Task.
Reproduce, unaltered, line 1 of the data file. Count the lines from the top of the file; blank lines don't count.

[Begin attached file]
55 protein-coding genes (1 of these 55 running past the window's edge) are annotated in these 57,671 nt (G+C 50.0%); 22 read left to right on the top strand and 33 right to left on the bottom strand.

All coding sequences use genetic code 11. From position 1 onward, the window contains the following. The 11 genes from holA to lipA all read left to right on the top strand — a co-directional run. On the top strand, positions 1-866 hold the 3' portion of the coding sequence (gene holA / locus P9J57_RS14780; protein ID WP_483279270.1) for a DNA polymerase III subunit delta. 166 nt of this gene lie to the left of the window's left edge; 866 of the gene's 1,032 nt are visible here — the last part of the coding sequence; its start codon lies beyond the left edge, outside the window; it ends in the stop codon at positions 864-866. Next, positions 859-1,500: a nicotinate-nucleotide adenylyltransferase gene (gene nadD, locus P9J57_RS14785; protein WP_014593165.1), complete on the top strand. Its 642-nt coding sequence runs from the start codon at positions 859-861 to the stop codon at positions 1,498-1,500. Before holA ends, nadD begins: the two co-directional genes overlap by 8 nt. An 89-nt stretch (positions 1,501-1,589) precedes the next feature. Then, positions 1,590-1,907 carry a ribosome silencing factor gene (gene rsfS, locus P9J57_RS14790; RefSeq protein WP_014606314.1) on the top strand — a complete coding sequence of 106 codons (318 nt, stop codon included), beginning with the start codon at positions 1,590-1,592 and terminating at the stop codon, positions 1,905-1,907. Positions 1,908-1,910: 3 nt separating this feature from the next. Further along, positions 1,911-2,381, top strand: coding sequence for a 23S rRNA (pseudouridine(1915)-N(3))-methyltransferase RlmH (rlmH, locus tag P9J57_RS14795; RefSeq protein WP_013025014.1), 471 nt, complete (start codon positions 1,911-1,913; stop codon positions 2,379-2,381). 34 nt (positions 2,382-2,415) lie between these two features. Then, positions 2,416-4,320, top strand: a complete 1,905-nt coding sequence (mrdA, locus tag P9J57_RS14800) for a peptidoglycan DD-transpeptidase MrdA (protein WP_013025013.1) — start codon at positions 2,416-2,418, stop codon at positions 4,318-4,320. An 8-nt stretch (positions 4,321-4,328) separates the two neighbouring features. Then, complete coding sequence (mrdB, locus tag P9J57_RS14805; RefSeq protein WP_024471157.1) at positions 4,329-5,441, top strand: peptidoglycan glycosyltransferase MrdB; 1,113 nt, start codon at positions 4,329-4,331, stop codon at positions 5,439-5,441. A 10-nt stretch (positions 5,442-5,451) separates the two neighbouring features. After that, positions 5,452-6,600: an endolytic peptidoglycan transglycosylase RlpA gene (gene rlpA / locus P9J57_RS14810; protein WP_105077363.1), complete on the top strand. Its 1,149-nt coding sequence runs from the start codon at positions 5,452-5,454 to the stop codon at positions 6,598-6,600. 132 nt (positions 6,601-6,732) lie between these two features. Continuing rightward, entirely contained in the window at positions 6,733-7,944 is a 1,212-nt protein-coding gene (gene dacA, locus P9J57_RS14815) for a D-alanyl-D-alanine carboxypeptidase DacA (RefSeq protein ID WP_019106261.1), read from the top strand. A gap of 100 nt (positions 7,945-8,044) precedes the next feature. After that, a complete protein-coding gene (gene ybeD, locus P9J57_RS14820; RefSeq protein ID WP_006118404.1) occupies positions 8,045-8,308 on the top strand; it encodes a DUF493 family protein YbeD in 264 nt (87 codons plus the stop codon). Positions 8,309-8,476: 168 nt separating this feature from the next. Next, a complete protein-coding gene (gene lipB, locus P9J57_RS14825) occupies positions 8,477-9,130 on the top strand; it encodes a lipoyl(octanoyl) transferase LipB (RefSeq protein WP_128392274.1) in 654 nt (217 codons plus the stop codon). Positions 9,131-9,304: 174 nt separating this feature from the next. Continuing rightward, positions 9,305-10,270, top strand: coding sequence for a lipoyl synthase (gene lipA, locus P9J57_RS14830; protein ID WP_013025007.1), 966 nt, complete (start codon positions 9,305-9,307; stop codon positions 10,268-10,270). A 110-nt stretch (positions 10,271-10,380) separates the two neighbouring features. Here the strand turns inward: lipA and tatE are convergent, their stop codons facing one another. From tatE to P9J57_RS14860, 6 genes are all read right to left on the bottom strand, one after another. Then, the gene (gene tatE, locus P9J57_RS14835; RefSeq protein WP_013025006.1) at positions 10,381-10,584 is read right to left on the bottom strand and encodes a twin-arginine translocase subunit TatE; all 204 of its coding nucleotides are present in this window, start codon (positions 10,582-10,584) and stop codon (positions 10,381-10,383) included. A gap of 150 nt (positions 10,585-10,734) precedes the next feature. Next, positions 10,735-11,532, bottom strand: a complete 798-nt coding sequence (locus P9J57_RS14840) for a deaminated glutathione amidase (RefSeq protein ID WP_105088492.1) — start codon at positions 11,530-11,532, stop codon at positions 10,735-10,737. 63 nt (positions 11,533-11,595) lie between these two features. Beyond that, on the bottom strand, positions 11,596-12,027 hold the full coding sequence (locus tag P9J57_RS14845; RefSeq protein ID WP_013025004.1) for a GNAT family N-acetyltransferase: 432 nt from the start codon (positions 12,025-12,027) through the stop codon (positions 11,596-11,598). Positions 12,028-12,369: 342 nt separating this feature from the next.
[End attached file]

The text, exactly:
55 protein-coding genes (1 of these 55 running past the window's edge) are annotated in these 57,671 nt (G+C 50.0%); 22 read left to right on the top strand and 33 right to left on the bottom strand.